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I have a large file with lots of lights, that I created and have been working with Blender 3.6. When I opened it with Blender 4 I realized that renders are much different (Cycles); mainly brighter. I than created a test file with two Suzannes on a plane with one light and a camera. As you see, the renders come out different in the two different versions of Blender. I also realized that when I open the file with 3.6 the power value of the light is automatically changed to 127.32 W (it is normally 100 W).

I do not have any light related add-ons installed.

Is this normal? Should I continue working on older files only with older versions of Blender?

Render with 3.6

Render with 4

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    $\begingroup$ The lights have been reworked in 4.0, mainly the Point and Spot lights. Read more about the different spot light in my answer here: New Spot Light behavior in 4.0 no longer renders in a volume. And here is a discussion about the new behavior: Point/Spot lights discussion. $\endgroup$ Nov 22, 2023 at 7:44
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    $\begingroup$ I’m sorry, but I'm voting to close this question because it is simply to be answered with "yes", and to make it a question with some helpful answer there should be an issue like "how to recreate this or that appearance with the new lights in Blender" > but then I would probably link to my answer above. Otherwise it is just something that has changed and all we can do is use workarounds or accept it (at least on this site, since we cannot make requests here to the developers to change it back). $\endgroup$ Nov 22, 2023 at 7:49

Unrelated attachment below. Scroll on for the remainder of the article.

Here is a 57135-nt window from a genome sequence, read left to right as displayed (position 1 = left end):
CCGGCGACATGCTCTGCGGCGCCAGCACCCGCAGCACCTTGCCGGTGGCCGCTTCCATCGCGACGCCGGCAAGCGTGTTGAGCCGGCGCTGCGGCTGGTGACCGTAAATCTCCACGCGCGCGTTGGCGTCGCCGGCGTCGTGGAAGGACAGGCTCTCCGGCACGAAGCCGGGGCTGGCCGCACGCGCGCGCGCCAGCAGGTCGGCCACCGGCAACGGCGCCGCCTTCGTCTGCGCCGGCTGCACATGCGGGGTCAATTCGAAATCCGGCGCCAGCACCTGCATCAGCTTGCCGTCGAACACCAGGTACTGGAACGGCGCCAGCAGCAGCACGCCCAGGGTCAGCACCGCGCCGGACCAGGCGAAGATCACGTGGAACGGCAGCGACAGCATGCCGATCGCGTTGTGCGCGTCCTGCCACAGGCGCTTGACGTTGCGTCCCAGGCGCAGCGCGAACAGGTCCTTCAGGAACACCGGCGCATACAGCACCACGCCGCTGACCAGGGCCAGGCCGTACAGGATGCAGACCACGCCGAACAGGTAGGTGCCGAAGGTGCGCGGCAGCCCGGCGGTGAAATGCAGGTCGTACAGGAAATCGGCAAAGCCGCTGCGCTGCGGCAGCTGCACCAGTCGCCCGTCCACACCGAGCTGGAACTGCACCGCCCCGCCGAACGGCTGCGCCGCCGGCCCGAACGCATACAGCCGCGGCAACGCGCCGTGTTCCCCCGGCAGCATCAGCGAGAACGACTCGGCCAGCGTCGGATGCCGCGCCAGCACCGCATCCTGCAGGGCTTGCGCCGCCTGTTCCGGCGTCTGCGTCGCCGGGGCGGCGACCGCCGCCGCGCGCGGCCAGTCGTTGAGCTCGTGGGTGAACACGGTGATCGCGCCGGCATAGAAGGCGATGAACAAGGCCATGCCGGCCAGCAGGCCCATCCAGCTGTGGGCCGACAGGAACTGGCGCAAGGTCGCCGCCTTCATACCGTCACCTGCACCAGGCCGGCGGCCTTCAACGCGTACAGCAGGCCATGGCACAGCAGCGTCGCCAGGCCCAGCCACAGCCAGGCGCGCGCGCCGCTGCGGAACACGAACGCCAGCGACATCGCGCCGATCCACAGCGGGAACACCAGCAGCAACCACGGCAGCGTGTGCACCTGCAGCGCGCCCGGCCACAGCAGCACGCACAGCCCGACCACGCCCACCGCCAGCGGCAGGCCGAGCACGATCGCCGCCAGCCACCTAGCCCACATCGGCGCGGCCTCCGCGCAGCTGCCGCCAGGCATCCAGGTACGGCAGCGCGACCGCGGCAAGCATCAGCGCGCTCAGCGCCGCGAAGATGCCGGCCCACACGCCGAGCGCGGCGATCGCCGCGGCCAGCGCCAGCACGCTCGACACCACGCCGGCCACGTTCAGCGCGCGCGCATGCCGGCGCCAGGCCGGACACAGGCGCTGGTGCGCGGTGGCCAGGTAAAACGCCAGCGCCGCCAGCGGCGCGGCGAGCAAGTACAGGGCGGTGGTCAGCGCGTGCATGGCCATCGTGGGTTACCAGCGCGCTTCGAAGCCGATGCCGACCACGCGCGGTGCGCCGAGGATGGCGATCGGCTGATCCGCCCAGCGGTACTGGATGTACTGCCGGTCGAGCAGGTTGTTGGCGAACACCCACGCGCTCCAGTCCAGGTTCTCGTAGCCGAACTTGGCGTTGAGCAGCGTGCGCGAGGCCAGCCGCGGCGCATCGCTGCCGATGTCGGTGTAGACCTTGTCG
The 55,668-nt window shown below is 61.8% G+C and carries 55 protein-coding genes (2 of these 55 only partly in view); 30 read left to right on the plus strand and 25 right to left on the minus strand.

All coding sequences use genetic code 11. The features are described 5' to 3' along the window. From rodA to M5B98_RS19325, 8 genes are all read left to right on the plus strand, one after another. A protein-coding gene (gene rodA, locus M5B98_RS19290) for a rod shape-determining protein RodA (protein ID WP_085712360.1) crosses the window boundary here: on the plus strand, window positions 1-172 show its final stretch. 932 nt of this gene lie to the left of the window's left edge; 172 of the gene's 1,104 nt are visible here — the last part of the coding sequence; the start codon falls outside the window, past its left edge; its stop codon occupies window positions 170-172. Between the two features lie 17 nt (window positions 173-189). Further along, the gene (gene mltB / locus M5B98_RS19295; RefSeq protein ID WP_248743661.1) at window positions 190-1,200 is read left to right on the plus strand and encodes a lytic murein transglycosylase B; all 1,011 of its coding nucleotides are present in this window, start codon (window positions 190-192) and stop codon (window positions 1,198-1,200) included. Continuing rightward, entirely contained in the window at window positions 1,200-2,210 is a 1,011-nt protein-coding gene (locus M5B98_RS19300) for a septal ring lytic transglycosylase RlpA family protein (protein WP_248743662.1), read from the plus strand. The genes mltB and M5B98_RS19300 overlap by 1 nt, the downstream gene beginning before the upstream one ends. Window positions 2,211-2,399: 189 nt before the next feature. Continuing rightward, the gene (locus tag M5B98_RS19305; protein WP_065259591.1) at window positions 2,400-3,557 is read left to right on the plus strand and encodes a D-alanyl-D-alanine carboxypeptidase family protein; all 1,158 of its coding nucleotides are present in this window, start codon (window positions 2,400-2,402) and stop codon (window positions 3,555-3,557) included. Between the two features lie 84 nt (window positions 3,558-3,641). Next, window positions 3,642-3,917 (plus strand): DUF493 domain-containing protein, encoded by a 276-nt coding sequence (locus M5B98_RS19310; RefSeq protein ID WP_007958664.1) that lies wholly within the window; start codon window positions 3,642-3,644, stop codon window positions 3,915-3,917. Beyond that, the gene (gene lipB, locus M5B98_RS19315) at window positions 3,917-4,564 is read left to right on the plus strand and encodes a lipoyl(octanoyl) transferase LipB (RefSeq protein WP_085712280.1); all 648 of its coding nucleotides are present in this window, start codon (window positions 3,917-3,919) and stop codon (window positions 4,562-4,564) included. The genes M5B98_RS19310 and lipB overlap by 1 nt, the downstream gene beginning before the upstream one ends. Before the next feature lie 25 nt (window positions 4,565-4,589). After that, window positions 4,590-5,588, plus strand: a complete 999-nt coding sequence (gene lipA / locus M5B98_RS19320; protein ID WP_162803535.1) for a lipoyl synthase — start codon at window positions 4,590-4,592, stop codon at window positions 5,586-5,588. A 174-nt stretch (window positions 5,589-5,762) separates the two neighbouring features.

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    $\begingroup$ Your suggestion in Link solved my issue; although not the exactly the same, it gives quite a similar result. Thanks $\endgroup$
    – joethelion
    Nov 22, 2023 at 8:08
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    $\begingroup$ Just another idea; do you think light falloff node can be used to get a similar result? I played with it quite a bit, but could not achieve anything acceptable. $\endgroup$
    – joethelion
    Nov 22, 2023 at 8:11
  • $\begingroup$ Good to know I could help a bit, unfortunately a workaround is often not the same as the original. I usually don't need the Light Falloff node (or at least not before the change), so although I could imagine it might be useful, I have no idea how to set it up ideally. The changes are meant to be more physically accurate in terms of energy conservation and how light radius, size of light source and softness of shadows are working, so I guess I might simply use the lights as they are now and find settings that suit my situation. $\endgroup$ Nov 22, 2023 at 8:16

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